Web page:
Wednesday, June 22, 2011
I’ve come to a moment of discovery that the proverbial glass is actually not half full, but in reality is half empty. This is not a simple optimist / pessimist outlook, but an actual check on the facts.
Dave is dying.
Until now – from the terminal cancer diagnosis in October, through radiation in December, past the Tarceva incident in January – the glass has been half full of hope, overachiever expectations, a sense of having time, and beating the odds (overreaching the six month hospice timeline and being part of the 10% who survive the first year). Now, the innermost thought of death has burst forth and cannot be denied.
Finding a suitable meal for Dave is a chore these days. Usually he drinks an Ensure Plus chocolate drink with supplemental powder at breakfast and dinner. Maybe he’ll have pudding or fruit or ice cream at lunch or as a late snack. Food is love, comfort and nourishment. When I think about it, the emotion of love is tied to eating from the moment of birth (even through pregnancy). At the end of life, eating and appetite wane or disappear altogether.
Dave bravely tries some of the food I prepare for my meals or when Leah is here at dinnertime or during other gatherings when food is served. He hopes that whatever is presented will taste good. I keep offering, suggesting, bringing him little plates of samples. He rarely eats any meat; what may taste good one day may not the next. He takes a bite, apologizes and shoves the plate away more and more often. He is obviously disappointed.
Yet, we both try over and over again to make this outcome change. I offer food. He tries. It tastes bad. Another Ensure. Eat and live, we think silently. I am reminded that one definition of insanity is doing the same thing over and expecting a different result!
Taco Bell Limeades tastes good. They are old-fashioned memories in a take-away cup. He wanted one the other day, so last night I went out to get our Limeades. He’d try a burrito, too, he said. In my heart, I knew it wouldn’t be a food he’d like. He didn’t. One bite, and “No,” he said, wrapping it up in the waxy paper.
The conversation turned to trying other foods, things he has liked in the past, since the illness. He turns down things he has liked in anticipation that it won’t taste good. Once he’s had a taste of something bad, it is gone forever, he explained. Burritos, he can never eat them again. He tried it, it’s horrid, now he’ll never do that again.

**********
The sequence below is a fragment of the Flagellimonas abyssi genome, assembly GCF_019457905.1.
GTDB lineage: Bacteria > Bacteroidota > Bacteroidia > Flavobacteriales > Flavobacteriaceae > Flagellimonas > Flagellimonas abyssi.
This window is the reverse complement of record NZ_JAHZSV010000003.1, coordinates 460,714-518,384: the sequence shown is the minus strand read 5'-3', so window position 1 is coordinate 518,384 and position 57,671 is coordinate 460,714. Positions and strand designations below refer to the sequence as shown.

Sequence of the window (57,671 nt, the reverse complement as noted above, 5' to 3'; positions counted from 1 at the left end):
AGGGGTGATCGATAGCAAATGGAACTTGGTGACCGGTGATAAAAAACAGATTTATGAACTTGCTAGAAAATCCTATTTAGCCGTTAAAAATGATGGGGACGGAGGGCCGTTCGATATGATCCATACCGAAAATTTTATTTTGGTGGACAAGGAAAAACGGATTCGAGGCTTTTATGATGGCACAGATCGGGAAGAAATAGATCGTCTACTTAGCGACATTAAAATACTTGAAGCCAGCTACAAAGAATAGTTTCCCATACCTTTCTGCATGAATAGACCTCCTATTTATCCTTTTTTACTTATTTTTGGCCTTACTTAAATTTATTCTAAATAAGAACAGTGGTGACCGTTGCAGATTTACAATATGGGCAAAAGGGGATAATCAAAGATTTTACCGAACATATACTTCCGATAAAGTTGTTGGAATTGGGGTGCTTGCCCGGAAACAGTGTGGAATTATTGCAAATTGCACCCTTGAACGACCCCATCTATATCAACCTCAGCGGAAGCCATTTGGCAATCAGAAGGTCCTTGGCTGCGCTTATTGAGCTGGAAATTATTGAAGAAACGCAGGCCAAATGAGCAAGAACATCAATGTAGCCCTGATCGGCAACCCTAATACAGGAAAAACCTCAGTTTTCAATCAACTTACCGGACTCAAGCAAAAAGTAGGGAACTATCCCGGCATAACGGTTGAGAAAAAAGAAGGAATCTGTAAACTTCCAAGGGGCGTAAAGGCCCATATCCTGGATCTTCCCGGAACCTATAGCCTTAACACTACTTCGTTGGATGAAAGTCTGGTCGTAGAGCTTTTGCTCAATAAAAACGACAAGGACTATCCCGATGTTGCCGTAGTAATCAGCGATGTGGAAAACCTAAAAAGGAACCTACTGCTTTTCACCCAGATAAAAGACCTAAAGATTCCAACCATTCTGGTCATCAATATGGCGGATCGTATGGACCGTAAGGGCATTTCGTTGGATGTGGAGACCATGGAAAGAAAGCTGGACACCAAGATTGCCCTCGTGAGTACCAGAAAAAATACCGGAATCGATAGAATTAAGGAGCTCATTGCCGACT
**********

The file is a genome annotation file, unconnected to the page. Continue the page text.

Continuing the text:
I understand his thinking, but my logic pushes forth: If you don’t try something, you’ll never eat it again, so isn’t it worth trying? If you don’t like it, then you know. Either way, I continue, you don’t eat the foods, so why not taste it to be sure? At least you’ll have the possibility of liking it. I was laughing over the argumentative points and illogic of his defense. He took it personally.
“I’m the one dying here,” he cut the air sharply with his statement. “The doors are closing.” I bit my tongue so as not to cry, because I know that he is the person dying, not me.
This is not about a logical argument. It is the emotional pain of change, more specifically of loss. We are not the only ones in grief. He faces loss of his own life, there is no comfort from the familiar as he tallies an accumulation of bygones.
I had this same round robin of a conversation with my mother last week. She was responding to my desire to have Dave move about the house, see the yard, be downstairs again, sit on the porch. He can be carried down, she suggested, for the Father’s Day gathering. We could take the oxygen, too. “He could, we could, but…,” I’d say. She wants for her daughter to fulfill her desires. She wanted to fix the problem. But the problem is bigger than getting up or down the stairs.
“Don’t you realize he’s dying?” I finally said in exasperation. The point is not that these things can’t be done, it is that he can’t get downstairs on his own any longer. That door is closed. We are emptying the glass through evaporation.
Each food that tastes bad is now a door closed behind him. No more. Never again. It isn’t that he doesn’t want to eat, or enjoy certain foods; it’s that it doesn’t taste good any longer. It isn’t that he doesn’t want to move about the house, enjoy the porch when it’s sunny, sit in his chair downstairs; it’s that he must conserve his energy and his breath for more basic tasks of living.
Whether we like it or not, Dave is still dying.
I think I would keep the memory of how foods taste over the closed door, too.